“A dilemma is a problem offering two unrelated possibilities, neither of which is unambiguously acceptable or preferable.” Webster
In a class at Iliff School of Theology our class was given a problem to discuss titled Heinrich’s Dilemma. Heinrich’s wife was dying of cancer. The pharmacist in their town had a new drug that might cure her, but Heinrich was too poor and couldn’t afford to purchase it. The pharmacist was not able to help. Heinrich stole the medicine. We were asked if he had done the right thing and to choose “yes” or “no”. One participant refused to make that decision and didn’t participate in the discussion. She wanted to discuss the ramifications of the situation before deciding. I would like to have done that too; it was difficult to choose. Even after discussing the problem the decision wasn’t any easier.
We are taught to obey the law. After all, legal structure separates us from anarchy and chaos. We are dependent on laws. We are also taught to have compassion: “a feeling of deep sympathy for another who is stricken by misfortune, accompanied by a strong desire to alleviate the suffering”. Strong, compelling feelings in both instances.
Constantly we get dragged into dilemmas that often are determined by a time and place factor. Somehow in our diverse culture we learn to see through different lenses. Lately we call these lenses “conservative” or “liberal” but there are many degrees between when viewed through finely adjusted lenses.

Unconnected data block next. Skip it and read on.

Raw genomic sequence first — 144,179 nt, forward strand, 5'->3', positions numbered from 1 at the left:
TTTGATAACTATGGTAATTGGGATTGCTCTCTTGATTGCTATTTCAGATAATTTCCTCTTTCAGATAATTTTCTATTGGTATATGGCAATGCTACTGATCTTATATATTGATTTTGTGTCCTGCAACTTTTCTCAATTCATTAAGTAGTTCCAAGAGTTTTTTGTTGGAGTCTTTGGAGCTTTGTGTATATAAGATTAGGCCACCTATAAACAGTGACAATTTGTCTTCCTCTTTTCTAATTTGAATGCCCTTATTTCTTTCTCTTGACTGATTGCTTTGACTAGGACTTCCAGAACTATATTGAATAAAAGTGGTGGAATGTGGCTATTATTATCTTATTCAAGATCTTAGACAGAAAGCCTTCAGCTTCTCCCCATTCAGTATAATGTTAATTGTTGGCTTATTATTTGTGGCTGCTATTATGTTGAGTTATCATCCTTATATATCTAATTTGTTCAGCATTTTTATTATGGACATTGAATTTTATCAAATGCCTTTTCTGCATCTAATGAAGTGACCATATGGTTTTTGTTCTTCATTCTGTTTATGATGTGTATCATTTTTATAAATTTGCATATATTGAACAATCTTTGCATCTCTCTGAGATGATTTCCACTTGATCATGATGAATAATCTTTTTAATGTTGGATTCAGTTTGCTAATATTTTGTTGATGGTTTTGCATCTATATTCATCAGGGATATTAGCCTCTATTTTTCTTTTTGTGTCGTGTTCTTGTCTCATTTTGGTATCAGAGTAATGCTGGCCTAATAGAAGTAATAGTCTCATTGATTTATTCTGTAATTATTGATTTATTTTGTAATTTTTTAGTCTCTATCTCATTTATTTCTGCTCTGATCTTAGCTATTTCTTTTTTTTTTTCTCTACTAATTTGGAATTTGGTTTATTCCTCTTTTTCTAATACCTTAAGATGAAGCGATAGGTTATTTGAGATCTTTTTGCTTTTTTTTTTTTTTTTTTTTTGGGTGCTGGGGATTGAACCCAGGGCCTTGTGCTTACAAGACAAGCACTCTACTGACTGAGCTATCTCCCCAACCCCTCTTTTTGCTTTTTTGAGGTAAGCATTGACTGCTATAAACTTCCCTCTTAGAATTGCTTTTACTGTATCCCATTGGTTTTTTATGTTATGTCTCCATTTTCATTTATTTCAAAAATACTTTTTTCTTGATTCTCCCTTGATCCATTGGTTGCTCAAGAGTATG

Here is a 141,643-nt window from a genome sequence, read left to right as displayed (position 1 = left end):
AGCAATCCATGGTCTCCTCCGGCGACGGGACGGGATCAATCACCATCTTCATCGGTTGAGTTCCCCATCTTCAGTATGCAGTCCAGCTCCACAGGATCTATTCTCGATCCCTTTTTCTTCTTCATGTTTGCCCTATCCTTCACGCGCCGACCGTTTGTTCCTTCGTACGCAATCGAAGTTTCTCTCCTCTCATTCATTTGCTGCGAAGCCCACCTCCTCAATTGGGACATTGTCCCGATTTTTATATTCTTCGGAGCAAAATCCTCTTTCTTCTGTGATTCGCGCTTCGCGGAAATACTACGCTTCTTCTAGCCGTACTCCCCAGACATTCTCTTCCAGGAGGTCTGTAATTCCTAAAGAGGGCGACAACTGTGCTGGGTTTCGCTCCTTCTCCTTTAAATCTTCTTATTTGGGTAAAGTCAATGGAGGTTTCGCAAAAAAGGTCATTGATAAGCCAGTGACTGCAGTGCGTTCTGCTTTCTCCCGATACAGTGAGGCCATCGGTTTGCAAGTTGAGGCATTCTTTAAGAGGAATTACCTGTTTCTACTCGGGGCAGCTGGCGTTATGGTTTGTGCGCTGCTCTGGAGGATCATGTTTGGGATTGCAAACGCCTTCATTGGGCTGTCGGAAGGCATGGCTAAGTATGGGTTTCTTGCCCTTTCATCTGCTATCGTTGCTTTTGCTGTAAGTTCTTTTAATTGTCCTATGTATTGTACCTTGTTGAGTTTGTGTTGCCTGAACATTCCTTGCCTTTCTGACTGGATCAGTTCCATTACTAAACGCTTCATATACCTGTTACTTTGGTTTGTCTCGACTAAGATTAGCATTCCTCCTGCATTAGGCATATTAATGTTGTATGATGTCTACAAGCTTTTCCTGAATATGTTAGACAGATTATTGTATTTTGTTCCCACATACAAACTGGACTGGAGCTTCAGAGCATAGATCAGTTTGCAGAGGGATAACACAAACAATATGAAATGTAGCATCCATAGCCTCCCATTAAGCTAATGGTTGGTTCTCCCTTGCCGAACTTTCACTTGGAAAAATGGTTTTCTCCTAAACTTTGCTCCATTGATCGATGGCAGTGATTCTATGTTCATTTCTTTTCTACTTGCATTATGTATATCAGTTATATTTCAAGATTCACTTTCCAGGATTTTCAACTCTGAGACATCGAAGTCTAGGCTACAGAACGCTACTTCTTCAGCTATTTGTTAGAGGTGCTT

In my small spiritual group our lenses are finely tuned. One member ran a small business for years and perceives government regulations as complicating running a business. One tears up when thinking about social justice issues. One is an avowed libertarian. One looks through a lens of love. Me? I love to analyze everything and am intrigued by the diversity of our thoughts. We have known each other for years and we know each of us has a good heart. We are trusting. So far, we haven’t begun to screech at each other. We do try to listen.
I am reminded of my years working with patients when they were making (sometimes not-wise) medical choices for their lives. Before I could intervene I first had to try to understand where they were coming from. I had to learn to listen, look and detach from my own viewpoint. There is something I learned a long time ago and I’m still learning: if I don’t know your story I don’t know you; if you don’t know my story you don’t know me.
The Apostle Paul said: “What we see now is like a dim image in a mirror; then we shall see face to face. What I know now is only partial; then it will be complete—as complete as God’s knowledge of me. 1 Cor 13:12 Good News Bible It’s pretty clear: we don’t see clearly. Paul then goes on and assures us: #love matters.
Ann is a friend and supporter of Celtic Way